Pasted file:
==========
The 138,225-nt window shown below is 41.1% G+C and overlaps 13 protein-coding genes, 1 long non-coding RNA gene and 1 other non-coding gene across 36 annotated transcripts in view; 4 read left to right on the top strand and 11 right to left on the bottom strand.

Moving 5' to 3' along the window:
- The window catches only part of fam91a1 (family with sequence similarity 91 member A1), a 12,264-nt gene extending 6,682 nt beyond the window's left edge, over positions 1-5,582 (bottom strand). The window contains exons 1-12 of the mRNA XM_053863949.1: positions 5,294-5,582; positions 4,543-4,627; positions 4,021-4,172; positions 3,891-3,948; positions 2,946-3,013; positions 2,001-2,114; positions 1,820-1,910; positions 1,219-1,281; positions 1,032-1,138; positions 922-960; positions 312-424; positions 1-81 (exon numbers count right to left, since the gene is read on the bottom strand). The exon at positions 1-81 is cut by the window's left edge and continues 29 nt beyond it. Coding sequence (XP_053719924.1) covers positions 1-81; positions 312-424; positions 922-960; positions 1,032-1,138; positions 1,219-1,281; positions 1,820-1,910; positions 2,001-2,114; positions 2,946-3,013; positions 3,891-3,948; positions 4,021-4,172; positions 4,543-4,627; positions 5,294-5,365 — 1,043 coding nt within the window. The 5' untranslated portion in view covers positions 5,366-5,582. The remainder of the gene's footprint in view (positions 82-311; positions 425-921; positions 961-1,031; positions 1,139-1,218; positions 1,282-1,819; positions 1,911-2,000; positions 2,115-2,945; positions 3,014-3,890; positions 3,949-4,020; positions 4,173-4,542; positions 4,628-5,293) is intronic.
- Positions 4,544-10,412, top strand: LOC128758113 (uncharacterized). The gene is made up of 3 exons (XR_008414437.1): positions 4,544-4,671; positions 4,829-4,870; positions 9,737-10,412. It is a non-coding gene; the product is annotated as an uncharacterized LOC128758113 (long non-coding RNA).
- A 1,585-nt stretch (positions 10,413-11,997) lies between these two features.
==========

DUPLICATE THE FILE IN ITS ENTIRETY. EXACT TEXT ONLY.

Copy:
The 138,225-nt window shown below is 41.1% G+C and overlaps 13 protein-coding genes, 1 long non-coding RNA gene and 1 other non-coding gene across 36 annotated transcripts in view; 4 read left to right on the top strand and 11 right to left on the bottom strand.

Moving 5' to 3' along the window:
- The window catches only part of fam91a1 (family with sequence similarity 91 member A1), a 12,264-nt gene extending 6,682 nt beyond the window's left edge, over positions 1-5,582 (bottom strand). The window contains exons 1-12 of the mRNA XM_053863949.1: positions 5,294-5,582; positions 4,543-4,627; positions 4,021-4,172; positions 3,891-3,948; positions 2,946-3,013; positions 2,001-2,114; positions 1,820-1,910; positions 1,219-1,281; positions 1,032-1,138; positions 922-960; positions 312-424; positions 1-81 (exon numbers count right to left, since the gene is read on the bottom strand). The exon at positions 1-81 is cut by the window's left edge and continues 29 nt beyond it. Coding sequence (XP_053719924.1) covers positions 1-81; positions 312-424; positions 922-960; positions 1,032-1,138; positions 1,219-1,281; positions 1,820-1,910; positions 2,001-2,114; positions 2,946-3,013; positions 3,891-3,948; positions 4,021-4,172; positions 4,543-4,627; positions 5,294-5,365 — 1,043 coding nt within the window. The 5' untranslated portion in view covers positions 5,366-5,582. The remainder of the gene's footprint in view (positions 82-311; positions 425-921; positions 961-1,031; positions 1,139-1,218; positions 1,282-1,819; positions 1,911-2,000; positions 2,115-2,945; positions 3,014-3,890; positions 3,949-4,020; positions 4,173-4,542; positions 4,628-5,293) is intronic.
- Positions 4,544-10,412, top strand: LOC128758113 (uncharacterized). The gene is made up of 3 exons (XR_008414437.1): positions 4,544-4,671; positions 4,829-4,870; positions 9,737-10,412. It is a non-coding gene; the product is annotated as an uncharacterized LOC128758113 (long non-coding RNA).
- A 1,585-nt stretch (positions 10,413-11,997) lies between these two features.